Originally published in The Daily Sentinel
If we learned anything from the COVID-19 pandemic, it is to become financially prepared for the unexpected — and to wash your hands often. As we care for both our personal and financial hygiene, we should expect the same from our elected officials as they set national budgets. Unfortunately, the American people are about to be disappointed as the Senate gears up to change the way the Land and Water Conservation Fund (LWCF) is funded and abdicate its responsibility to oversee the way hundreds of millions of dollars are spent.
The Senate is expected soon to vote on the Great American Outdoors (GAO) Act. The bill does a few things, including making $900 million each year — into perpetuity — for LWCF mandatory spending, rather than discretionary. In other words, Congress no longer would consider LWCF priorities and spending levels through the annual appropriations process, and instead give federal agencies an annual $900 million check with no strings attached. If enacted, federal agencies have hundreds of millions of dollars available to purchase vast swaths of land, and no one to tell them “no.”
On the surface, LWCF supports a worthy cause. Fifty years ago, the program began as a long-term safeguard for American recreational opportunities by conserving natural resources. Congress split funding two ways: state-side funding, used for community projects like construction of baseball fields and rodeo grounds, and federal funding, used to purchase tracts of federal land for “conservation.” However, it became a land grab tool that falls short in meeting its own objective.
When Congress permanently extended the LWCF in 2019, it required Congress to annually appropriate funding, ensuring that individual members of Congress remained engaged in the decisions. The GAO Act strays from the intention of lawmakers. The mandatory funding allocates 40 percent, roughly $360 million per year, of the total program budget be used to purchase new lands and waters.
To put this in perspective, pastureland in the Mountain West averaged $634/acre in 2018. Using this estimate, $360 million could be used to purchase roughly 567,000 acres of land, equating to a land grab bigger than all of Colorado’s national parks combined.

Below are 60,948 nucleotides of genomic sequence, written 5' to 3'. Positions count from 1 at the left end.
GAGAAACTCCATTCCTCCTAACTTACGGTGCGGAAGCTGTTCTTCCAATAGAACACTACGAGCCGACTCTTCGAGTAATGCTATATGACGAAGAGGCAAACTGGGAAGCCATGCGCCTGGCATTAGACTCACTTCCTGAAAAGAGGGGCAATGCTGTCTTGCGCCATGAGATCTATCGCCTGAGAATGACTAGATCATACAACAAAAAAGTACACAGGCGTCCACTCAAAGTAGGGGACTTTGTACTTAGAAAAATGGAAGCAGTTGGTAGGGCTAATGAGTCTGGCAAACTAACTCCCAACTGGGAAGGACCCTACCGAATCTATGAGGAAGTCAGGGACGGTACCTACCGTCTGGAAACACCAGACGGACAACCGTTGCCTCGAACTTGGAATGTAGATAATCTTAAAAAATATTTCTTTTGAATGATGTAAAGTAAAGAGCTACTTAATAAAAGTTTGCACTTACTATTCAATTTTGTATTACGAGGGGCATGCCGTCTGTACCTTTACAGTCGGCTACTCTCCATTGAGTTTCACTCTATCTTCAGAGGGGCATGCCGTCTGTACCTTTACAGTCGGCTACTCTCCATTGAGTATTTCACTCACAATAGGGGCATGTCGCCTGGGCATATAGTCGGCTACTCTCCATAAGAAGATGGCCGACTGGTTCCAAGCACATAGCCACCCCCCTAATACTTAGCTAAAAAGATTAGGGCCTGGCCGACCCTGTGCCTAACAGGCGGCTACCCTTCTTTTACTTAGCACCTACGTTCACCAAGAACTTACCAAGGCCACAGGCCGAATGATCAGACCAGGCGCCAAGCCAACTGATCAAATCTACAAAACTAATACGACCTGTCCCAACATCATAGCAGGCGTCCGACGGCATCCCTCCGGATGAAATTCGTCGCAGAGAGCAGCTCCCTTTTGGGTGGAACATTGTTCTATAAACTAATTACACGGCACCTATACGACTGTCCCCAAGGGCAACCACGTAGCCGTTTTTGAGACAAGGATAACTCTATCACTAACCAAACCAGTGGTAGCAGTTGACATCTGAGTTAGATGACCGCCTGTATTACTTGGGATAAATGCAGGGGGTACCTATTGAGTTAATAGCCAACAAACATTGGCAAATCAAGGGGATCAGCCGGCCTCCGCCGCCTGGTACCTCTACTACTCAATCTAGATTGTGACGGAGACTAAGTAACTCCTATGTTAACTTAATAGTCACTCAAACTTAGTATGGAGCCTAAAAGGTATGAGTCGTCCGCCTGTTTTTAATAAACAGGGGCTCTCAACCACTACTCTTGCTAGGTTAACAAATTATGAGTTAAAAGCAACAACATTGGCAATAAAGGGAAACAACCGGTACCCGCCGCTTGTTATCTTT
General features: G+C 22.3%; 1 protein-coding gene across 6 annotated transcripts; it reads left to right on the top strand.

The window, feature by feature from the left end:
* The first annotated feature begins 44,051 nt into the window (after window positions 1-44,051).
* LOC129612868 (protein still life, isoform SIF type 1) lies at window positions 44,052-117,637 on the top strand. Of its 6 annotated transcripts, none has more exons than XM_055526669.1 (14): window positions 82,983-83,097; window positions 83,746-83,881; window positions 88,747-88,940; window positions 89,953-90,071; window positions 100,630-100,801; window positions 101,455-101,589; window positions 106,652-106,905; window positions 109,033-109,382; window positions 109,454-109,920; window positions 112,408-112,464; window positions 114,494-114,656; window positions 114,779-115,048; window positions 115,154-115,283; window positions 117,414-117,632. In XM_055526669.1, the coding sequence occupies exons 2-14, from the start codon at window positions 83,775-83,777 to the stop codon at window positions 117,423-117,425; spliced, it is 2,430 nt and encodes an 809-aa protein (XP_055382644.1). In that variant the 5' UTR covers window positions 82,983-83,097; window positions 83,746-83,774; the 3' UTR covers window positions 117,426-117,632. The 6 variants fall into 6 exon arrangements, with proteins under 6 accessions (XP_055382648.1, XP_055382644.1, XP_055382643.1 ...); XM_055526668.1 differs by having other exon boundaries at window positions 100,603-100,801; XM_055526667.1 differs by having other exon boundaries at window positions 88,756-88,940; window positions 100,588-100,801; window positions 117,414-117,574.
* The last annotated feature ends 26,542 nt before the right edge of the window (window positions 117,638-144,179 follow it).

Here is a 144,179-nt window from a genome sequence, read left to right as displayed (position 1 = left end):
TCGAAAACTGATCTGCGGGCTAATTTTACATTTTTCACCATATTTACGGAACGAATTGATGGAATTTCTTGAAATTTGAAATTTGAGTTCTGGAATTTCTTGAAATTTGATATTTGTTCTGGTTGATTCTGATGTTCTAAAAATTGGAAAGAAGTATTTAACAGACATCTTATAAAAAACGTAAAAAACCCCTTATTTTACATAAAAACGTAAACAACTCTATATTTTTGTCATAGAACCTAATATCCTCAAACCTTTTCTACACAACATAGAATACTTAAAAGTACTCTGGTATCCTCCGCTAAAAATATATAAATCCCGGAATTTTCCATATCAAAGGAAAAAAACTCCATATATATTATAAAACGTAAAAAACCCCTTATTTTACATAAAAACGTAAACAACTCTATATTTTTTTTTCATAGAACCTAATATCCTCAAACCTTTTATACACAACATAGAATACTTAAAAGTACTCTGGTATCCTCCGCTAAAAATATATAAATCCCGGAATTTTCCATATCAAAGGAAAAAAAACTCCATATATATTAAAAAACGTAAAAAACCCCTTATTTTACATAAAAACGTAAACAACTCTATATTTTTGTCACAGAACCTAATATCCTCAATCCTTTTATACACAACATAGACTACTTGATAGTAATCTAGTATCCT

Consequently, these land grabs result in poorly managed federal land and water. Increased land acquisition — and the costs that come with the regulatory requirements and general upkeep — result in federal agencies falling behind in necessary maintenance of federal lands. At the end of 2018, land management agencies had nearly $20 billion in deferred maintenance, and that figure only grows as you add more assets to the list.
The sponsors of the GAO Act are well aware that federal agencies are not equipped to take on more assets. Each year agencies seek more appropriations to care for the lands and resources they already own. While the GAO Act provides some dollars to pare down this multibillion-dollar maintenance backlog, the LWCF funding to purchase new land removes any oversight to prevent the same financial situation from recurring.
Coloradans should be outraged. Handing federal agencies hundreds of millions of dollars without any checks and balances will only end in heartache — both for the public land user, and for the American taxpayer when the mounting disrepair of our public lands can no longer be ignored.
Do not misread my concern. I believe Congress’s heart is in the right place. I just do not believe purchasing tracts of land without the means to care for it achieves desired conservation outcomes. I welcome a conversation about how to best conserve and enhance the natural resources we have, but throwing good money after bad is not the solution. We have an opportunity to change the trajectory of natural resource conservation in this country. Rather than voting on the GAO Act in the coming days, Congress should respect the American people and actively safeguard our lands, water, and our domestic finances.
Mark Roeber is a rancher from Delta County, Colorado. He currently serves as the secretary of the Public Lands Council.